a bunch of copyright-related writings have come to my attention in recent days.
ethnomusicologist anthony mccann has been investigating the relationship between copyright and irish traditional music for some time now. he also keeps a blog, which features regular updates on notes of copyright-related interest.
in an interesting development for world copyright law, mccann recently reported (from the CNI-Copyright list) that "A battle has erupted within the World Intellectual Property Organization (WIPO) over the most fundamental questions of its mission. A number of developing countries, lead by Argentina and Brazil, have tabled a proposal for a 'development agenda,' which involves stopping work on new treaties that hike intellectual property protections, and redirecting the agency to a range of initiatives more responsive to development and concerns of WIPO critics." you can read the declaration and sign a petition to support the effort here.
in other news, here's an article by a law prof at wayne state, brought to my attention by a friend at nyu law school. it argues that copyright law is too restrictive on the distribution side of things. the basic argument, according to my friend's email, is that the "purpose of copyright is to encourage the 1. creation *and* 2. distribution of works. As the cost of distribution approaches zero, we should loosen copyright law, because overly stringent copyright protection actually begins to hinder distribution. In fact the benefits of copyright law in that it encourages creation may be outweighed by the restraints that copyright law puts on distribution."
to some extent, this argument seems to recommend a system not unlike derrick ashong's FAM license, which, in an attempt to respond to the current predicament for recording/performing artists, actually encourages people to copy and distribute musical works. taking on the distribution side seems to be a new angle on this one, though my interests remain on the creativity side of the debate. (incidentally, the downhill battle online protest remains an impressive, audible argument against current copyright enforcement, with almost 170 entries and counting!)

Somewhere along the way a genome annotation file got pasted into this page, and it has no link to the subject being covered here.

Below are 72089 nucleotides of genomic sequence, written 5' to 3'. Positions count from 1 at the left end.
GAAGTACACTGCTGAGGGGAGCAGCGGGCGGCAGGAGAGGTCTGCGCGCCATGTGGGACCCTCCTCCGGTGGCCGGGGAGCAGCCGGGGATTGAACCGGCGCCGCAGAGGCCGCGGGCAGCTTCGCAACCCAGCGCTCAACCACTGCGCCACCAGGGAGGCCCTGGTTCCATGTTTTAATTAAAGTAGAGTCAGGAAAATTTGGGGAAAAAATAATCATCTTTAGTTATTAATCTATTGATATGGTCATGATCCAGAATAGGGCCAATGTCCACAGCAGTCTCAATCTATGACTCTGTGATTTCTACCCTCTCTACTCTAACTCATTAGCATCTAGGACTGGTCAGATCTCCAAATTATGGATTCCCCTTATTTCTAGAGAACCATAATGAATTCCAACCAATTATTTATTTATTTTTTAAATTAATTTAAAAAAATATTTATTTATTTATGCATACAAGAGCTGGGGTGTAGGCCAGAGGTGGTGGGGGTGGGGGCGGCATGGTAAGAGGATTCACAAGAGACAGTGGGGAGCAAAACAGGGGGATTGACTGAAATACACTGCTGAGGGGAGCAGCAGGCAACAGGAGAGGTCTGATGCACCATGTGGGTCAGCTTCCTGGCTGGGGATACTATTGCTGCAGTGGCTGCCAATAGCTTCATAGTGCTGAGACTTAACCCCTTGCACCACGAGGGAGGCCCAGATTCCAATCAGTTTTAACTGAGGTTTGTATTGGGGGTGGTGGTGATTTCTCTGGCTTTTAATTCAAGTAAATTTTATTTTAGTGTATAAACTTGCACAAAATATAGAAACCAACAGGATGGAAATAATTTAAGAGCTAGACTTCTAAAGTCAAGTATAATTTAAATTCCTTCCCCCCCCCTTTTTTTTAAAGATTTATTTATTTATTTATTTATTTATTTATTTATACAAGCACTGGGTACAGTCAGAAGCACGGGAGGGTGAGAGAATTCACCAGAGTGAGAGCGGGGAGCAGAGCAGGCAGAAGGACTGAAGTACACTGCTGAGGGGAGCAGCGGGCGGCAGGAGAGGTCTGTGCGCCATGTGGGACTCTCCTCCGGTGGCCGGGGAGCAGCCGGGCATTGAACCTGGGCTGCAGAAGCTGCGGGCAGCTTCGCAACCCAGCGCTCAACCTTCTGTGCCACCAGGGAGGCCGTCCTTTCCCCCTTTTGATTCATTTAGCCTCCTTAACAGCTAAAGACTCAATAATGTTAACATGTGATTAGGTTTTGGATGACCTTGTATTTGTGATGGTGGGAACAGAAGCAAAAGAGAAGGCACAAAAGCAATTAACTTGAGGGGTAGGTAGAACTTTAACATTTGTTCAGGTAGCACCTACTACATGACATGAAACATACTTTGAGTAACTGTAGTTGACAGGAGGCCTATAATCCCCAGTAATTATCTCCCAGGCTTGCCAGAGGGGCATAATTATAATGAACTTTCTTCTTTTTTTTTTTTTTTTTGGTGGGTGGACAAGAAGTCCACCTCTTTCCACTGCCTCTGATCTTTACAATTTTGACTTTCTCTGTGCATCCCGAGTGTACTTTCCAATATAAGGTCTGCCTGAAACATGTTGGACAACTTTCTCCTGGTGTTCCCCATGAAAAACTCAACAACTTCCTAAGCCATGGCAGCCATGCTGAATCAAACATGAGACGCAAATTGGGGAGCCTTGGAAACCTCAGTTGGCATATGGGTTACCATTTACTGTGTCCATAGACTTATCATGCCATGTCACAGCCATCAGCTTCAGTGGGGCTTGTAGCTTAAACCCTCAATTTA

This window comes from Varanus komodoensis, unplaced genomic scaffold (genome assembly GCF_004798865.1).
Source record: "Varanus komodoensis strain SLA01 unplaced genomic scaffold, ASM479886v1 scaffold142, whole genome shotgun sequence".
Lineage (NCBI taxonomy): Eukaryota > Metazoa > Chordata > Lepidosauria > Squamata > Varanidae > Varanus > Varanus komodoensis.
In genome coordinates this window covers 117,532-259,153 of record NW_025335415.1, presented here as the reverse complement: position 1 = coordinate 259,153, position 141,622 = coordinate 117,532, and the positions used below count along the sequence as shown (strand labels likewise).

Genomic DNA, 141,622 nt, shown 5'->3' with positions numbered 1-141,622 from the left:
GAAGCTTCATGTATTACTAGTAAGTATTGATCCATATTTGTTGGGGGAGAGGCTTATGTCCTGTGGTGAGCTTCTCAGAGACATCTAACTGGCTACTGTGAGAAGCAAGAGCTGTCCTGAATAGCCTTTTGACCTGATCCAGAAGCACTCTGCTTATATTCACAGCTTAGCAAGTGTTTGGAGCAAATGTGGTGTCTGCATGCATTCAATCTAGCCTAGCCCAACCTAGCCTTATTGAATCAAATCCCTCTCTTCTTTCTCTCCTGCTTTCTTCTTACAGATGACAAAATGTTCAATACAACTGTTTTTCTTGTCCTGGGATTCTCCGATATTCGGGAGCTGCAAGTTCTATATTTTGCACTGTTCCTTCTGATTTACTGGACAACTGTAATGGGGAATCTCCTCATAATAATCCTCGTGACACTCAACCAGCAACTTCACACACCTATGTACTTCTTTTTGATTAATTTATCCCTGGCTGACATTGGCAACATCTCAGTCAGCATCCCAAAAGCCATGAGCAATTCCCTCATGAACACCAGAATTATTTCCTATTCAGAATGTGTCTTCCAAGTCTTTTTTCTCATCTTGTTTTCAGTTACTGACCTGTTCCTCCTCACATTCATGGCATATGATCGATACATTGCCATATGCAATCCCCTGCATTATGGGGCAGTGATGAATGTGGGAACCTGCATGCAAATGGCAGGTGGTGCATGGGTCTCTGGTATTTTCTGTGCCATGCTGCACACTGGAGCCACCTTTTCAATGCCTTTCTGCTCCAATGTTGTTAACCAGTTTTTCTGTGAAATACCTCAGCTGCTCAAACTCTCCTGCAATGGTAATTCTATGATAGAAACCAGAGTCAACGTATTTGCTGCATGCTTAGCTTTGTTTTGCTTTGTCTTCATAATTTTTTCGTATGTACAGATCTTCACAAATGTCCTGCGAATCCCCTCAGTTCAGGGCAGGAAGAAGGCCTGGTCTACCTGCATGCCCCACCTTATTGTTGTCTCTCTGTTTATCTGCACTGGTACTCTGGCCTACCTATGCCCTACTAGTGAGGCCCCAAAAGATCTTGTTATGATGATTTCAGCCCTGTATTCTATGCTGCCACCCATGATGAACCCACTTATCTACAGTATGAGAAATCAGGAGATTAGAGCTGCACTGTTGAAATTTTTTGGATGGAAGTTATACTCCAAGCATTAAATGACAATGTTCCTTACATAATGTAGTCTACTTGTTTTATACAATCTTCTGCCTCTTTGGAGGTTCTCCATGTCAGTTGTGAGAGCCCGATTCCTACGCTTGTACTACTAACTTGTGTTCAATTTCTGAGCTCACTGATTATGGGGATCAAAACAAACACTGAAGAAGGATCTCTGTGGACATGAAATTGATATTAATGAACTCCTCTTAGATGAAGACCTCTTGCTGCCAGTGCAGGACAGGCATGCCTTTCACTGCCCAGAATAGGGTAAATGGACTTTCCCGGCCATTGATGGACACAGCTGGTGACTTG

interestingly, jamaica--whose music industry, at least from a creativity standpoint, remains one of the best arguments for the lack of restrictive copyright laws (after all, what would the world of music be without the riddim and the version?)--has in recent months been trying to crack down on copyright infringement. not only is this a "sisyphean task," as pete maplestone suggests, but, i think, it is a grave misunderstanding of the way that music in jamaica has always worked. sure, many musicians have been ripped off by crooked producers and greedy label-men. but it's unclear that stricter IP laws would even ameliorate this situation. more seriously, an enforcement of international (which is to say, US) copyright law could produce a chilling effect on an industry that has always openly embraced a concept of a creative commons of musical materials. the classic reggae riddims--from the 'stalag,' to the 'mad mad,' to the 'answer'--that have provided the backing (in a bewildering array of novel arrangements) for hundreds and hundreds of songs should remain common materials for musicians everywhere. the creativity of this practice speaks for itself, more eloquently than any of these words. listen, for instance, to tree of satta, or check the migrations of the mad mad that i've been following for a while.
as always, creative commons and larry lessig's blog offer nuff insight on the subject.